7. The inclusive club/group has an adult liaison and is officially recognized by the school in a similar style as other clubs/activities
  8. The school plans two whole-school engagement activities.
  9. Students with and without disabilities plan and lead the awareness activities.
  10. The school plans to sustain the components into the future
FHS Blue Devils cheer on the unifed basketball team

A School-wide Celebration

In November, the school community gathered in the gymnasium to celebrate the achievement by unveiling the national banner. The Unified basketball game also competed against a team and teachers. Students filled the gymnasium with cheers for the unified athletes as they defeated the teacher team 47-36.

Fairhaven High School unified athletes compete against teachers in an inclusion celebration

“Our team did well. It was great.” Austin, a unified basketball athlete, added “It was cool. Our team did great.” When asked about how the teacher’s performed, he paused and said “...The teacher team did alright!”

“I really enjoyed having all the teachers playing with us. It was amazing!” added Maddie, a unified basketball player.“

Fairhaven High School unified athletes compete against teachers in an inclusion celebration

Kathleen Lutz, the Interscholastic unified sports manager of the Massachusetts Special Olympics addressed the school community after unveiling the banner and spoke to the Fairahven’s inclusion efforts.

“It really shows that inclusion is really a priority for all students here, and it really is embedded in the culture of Fairhaven High School.” said Lutz.

View highlights from the game:

The Road to Inclusion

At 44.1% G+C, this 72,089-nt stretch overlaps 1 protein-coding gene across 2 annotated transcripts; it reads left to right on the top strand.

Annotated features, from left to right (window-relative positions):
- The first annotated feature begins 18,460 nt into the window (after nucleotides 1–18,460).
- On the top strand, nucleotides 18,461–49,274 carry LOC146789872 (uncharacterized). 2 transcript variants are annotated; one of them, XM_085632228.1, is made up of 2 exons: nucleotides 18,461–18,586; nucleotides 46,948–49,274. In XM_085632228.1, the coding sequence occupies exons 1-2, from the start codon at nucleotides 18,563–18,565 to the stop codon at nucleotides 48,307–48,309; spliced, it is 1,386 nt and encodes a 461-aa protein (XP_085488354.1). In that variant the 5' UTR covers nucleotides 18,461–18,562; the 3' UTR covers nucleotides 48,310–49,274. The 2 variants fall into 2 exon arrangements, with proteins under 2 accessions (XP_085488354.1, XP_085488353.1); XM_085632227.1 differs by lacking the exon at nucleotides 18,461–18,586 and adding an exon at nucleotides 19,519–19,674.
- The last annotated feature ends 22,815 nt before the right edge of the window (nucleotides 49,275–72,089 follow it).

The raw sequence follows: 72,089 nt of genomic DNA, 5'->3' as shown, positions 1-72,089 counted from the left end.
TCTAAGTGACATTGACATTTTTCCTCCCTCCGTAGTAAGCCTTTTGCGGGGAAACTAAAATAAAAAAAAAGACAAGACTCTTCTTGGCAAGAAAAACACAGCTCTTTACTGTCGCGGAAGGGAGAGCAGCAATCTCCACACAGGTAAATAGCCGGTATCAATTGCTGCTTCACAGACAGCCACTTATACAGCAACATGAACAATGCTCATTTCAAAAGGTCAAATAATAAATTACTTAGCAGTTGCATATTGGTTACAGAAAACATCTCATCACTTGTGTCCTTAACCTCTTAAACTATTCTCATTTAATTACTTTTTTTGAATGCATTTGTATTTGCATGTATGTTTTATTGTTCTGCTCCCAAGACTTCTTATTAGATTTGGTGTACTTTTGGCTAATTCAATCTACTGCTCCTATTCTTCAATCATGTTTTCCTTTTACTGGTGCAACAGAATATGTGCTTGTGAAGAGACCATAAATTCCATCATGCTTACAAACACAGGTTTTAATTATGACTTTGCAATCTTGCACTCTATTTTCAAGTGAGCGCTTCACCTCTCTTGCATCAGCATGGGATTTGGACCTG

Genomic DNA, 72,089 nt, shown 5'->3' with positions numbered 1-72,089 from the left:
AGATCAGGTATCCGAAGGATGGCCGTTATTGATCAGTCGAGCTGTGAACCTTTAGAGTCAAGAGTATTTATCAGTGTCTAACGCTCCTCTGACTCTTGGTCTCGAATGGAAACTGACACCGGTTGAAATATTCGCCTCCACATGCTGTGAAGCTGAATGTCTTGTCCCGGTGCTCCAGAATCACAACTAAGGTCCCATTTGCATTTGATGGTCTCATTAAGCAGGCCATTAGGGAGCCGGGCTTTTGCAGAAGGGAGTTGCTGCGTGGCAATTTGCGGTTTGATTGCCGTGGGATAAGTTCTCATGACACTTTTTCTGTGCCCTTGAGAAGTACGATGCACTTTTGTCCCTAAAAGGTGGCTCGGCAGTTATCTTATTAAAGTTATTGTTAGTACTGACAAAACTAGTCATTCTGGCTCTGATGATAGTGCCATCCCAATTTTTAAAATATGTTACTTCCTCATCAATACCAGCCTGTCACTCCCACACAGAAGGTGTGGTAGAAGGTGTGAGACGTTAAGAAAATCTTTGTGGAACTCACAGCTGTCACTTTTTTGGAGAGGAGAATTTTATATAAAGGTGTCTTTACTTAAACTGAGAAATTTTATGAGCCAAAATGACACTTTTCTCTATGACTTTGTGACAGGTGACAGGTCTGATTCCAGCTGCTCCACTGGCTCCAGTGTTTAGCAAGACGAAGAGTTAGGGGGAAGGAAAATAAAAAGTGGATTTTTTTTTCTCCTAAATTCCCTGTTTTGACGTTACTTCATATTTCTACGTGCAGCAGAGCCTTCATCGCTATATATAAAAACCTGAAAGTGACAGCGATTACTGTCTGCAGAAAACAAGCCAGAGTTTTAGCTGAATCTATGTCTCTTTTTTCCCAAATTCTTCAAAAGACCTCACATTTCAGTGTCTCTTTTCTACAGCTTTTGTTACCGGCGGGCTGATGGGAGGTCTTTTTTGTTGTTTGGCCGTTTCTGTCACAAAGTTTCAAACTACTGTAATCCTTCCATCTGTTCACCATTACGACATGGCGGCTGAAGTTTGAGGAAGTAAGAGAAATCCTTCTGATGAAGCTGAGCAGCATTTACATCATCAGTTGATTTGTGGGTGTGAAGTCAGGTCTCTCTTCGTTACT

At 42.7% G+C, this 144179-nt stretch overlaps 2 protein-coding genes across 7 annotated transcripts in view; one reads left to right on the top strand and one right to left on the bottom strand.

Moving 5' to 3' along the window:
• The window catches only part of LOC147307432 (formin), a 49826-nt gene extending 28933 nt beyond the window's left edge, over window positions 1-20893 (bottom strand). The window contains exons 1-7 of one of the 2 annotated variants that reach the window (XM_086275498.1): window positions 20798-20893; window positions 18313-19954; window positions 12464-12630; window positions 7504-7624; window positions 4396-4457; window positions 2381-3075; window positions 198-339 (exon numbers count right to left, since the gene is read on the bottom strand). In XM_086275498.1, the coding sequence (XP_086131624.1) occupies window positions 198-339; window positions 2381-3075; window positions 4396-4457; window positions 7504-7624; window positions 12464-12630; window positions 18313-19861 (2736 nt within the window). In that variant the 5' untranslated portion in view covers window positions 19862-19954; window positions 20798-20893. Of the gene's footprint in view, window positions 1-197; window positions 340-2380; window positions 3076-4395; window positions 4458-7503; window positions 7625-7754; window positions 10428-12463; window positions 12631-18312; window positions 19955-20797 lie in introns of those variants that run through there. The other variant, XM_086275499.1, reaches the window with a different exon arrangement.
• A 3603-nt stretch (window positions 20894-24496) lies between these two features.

Historically in many school districts, students with disabilities did not always have access to full academic and co-curricular programs. However, the Fairhaven Public Schools has prioritized access and inclusion for all students with new inclusion programs.

In the spring of 2019, Mrs. Allaire teamed up with physical education teacher Karen Stachowiak, athletic director Chris Carrig, and physical education teacher Chris Foster to create Fairhaven’s first-ever unified basketball team.

For the first time, Fairhaven High School students with disabilities could play basketball with other schools and alongside other teen mentors. One year later, the Unified Sports team began competing in a second sport, Unified Track.

Fairhaven High School Unified Basketball game

The addition of unified sports to Fairhaven High School has a lasting effect on teachers and students. “I never coached regular sports at Fairhaven High School, but being a part of this team was more amazing than any other sport,” Karen Stachowiak added.

“I’ve been on the team for four years. At first, I didn’t like playing on the court,” said Emma, a unified athlete. “But now I love it! This team is like my second family.”